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Nat Ecol Evol. 2017 Mar 23;1(4):72. doi: 10.1038/s41559-017-0072.

The placenta as a model for understanding the origin and evolution of vertebrate organs.

Author information

1
Department of Ecology and Evolutionary Biology, Yale University, New Haven, Connecticut 06511, USA.
2
Yale Systems Biology Institute, West Haven, Connecticut 06516, USA.
3
Department of Obstetrics, Gynecology and Reproductive Sciences, Yale Medical School, New Haven, Connecticut 06511, USA.
4
Department of Obstetrics and Gynecology, Wayne State University, Detroit, Michigan 48201, USA.

Abstract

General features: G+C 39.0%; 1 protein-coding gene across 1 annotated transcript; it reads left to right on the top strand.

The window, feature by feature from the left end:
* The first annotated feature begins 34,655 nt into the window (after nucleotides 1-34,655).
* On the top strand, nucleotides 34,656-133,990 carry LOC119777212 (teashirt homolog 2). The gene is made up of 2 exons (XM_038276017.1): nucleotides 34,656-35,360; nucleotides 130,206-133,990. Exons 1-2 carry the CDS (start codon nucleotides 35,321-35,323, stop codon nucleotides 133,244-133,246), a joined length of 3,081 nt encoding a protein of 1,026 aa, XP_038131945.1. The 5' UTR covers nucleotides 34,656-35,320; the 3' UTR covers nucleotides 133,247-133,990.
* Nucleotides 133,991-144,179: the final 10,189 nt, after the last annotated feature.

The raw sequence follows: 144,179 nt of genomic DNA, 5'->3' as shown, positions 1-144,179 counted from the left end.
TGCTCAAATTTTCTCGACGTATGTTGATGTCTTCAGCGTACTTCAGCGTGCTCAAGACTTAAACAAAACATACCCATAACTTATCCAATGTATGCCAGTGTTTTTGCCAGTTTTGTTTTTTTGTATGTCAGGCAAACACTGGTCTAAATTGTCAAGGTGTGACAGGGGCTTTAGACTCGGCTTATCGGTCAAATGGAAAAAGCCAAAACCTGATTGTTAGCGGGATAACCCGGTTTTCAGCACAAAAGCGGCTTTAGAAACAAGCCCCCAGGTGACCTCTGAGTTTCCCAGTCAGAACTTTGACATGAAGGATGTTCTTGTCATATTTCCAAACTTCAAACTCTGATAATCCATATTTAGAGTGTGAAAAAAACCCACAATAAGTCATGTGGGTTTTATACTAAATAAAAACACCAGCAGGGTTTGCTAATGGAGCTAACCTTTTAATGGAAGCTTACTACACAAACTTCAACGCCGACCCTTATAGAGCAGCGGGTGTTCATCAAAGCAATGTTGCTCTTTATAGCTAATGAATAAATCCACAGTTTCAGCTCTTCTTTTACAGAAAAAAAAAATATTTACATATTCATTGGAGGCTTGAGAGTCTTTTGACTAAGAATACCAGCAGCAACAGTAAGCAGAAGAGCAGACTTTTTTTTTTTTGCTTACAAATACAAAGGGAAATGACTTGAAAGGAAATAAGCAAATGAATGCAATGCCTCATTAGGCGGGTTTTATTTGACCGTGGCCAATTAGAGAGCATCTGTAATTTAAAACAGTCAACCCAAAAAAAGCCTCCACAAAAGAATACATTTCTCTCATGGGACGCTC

How organs originate and evolve is a question fundamental to understanding the evolution of complex multicellular life forms. Vertebrates have a relatively standard body plan with more or less the same conserved set of organs. The placenta is a comparatively more recently evolved organ, derived in many lineages independently. Using placentas as a model, we discuss the genetic basis for organ origins. We show that the evolution of placentas occurs by acquiring new functional attributes to existing tissues, changes in the patterning and development of tissues, and the evolution of novel cell types. We argue that a diversity of genomic changes facilitated these physiological transformations and that these changes are likely to have occurred during the evolution of organs more broadly. Finally, we argue that a key aspect to understanding the evolutionary origin of organs is that they are likely to result from novel interactions between distinct cell populations.

PMID:
28812655
DOI:
10.1038/s41559-017-0072

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